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Normalized Index of Synergy for Evaluating the Coordination of Motor Commands.

Togo S, Imamizu H - PLoS ONE (2015)

Bottom Line: We hypothesized that a large part of the change in the coordination of motor outputs through learning was because of changes in motor commands.In a motor learning task, subjects tracked a target trajectory of the total torque.We conclude that the normalized index of synergy can be used to evaluate the coordination of motor commands independently from the properties of the musculoskeletal system.

View Article: PubMed Central - PubMed

Affiliation: Cognitive Mechanisms Laboratories, Advanced Telecommunications Research Institute International, Kyoto, Japan; Japan Society for the Promotion of Science, Tokyo, Japan.

ABSTRACT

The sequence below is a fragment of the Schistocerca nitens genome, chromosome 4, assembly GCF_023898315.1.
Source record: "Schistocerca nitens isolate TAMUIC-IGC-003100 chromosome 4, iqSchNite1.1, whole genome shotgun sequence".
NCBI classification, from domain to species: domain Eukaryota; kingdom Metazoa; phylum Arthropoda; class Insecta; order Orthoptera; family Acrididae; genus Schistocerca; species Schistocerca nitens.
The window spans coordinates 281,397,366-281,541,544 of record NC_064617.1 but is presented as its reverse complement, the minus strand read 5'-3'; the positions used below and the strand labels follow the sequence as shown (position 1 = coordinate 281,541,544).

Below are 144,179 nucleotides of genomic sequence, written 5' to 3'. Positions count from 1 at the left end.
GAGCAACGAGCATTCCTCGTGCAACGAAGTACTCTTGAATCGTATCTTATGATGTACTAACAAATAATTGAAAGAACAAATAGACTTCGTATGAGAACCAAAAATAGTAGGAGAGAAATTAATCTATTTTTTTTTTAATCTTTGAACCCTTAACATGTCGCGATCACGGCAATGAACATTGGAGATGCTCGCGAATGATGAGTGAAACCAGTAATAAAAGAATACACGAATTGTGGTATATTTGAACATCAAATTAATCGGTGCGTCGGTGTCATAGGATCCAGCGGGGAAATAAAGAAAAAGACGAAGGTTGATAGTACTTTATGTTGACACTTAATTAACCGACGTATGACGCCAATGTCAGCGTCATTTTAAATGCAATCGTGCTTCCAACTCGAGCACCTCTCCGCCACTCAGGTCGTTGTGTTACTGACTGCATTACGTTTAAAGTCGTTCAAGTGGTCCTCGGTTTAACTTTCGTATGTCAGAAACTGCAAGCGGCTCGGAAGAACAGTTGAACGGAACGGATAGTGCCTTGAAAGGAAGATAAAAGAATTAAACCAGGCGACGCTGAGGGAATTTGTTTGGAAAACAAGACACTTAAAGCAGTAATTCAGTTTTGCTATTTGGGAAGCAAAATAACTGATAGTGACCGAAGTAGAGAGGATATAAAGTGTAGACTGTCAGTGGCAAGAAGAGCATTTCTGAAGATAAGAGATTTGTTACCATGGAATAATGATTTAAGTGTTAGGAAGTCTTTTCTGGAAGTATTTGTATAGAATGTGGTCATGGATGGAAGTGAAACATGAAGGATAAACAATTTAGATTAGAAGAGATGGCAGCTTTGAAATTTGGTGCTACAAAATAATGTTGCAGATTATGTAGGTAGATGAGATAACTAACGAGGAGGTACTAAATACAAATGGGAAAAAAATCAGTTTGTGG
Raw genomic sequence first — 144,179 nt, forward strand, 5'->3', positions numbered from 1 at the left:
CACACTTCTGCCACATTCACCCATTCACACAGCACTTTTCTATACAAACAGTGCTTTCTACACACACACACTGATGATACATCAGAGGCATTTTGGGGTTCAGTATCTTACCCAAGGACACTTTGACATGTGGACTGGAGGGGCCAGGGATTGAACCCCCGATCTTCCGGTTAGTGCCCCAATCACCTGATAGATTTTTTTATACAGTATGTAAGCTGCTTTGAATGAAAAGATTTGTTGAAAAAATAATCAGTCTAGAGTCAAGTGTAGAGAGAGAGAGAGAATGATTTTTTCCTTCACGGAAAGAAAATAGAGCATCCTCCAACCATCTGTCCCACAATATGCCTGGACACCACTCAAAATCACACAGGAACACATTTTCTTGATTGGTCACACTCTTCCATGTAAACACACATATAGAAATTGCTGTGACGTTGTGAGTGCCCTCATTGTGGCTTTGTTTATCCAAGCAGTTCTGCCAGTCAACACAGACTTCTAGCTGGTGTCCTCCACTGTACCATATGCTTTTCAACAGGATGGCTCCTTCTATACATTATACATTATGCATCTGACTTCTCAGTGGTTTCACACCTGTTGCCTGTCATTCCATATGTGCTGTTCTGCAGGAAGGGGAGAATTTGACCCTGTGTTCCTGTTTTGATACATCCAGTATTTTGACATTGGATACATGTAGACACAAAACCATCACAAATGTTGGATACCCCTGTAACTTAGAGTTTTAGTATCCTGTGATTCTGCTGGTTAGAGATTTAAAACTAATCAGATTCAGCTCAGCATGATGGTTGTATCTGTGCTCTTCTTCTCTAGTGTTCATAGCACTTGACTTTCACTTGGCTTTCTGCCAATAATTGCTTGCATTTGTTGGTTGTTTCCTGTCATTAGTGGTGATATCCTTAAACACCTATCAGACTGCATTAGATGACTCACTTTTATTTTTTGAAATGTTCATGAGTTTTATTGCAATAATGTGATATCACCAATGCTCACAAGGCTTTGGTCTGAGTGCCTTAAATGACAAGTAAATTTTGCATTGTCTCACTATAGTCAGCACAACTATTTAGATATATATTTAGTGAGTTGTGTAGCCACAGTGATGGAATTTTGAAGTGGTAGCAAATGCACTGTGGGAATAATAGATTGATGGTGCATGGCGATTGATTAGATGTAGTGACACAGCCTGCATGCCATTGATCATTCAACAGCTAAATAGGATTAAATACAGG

Humans perform various motor tasks by coordinating the redundant motor elements in their bodies. The coordination of motor outputs is produced by motor commands, as well properties of the musculoskeletal system. The aim of this study was to dissociate the coordination of motor commands from motor outputs. First, we conducted simulation experiments where the total elbow torque was generated by a model of a simple human right and left elbow with redundant muscles. The results demonstrated that muscle tension with signal-dependent noise formed a coordinated structure of trial-to-trial variability of muscle tension. Therefore, the removal of signal-dependent noise effects was required to evaluate the coordination of motor commands. We proposed a method to evaluate the coordination of motor commands, which removed signal-dependent noise from the measured variability of muscle tension. We used uncontrolled manifold analysis to calculate a normalized index of synergy. Simulation experiments confirmed that the proposed method could appropriately represent the coordinated structure of the variability of motor commands. We also conducted experiments in which subjects performed the same task as in the simulation experiments. The normalized index of synergy revealed that the subjects coordinated their motor commands to achieve the task. Finally, the normalized index of synergy was applied to a motor learning task to determine the utility of the proposed method. We hypothesized that a large part of the change in the coordination of motor outputs through learning was because of changes in motor commands. In a motor learning task, subjects tracked a target trajectory of the total torque. The change in the coordination of muscle tension through learning was dominated by that of motor commands, which supported the hypothesis. We conclude that the normalized index of synergy can be used to evaluate the coordination of motor commands independently from the properties of the musculoskeletal system.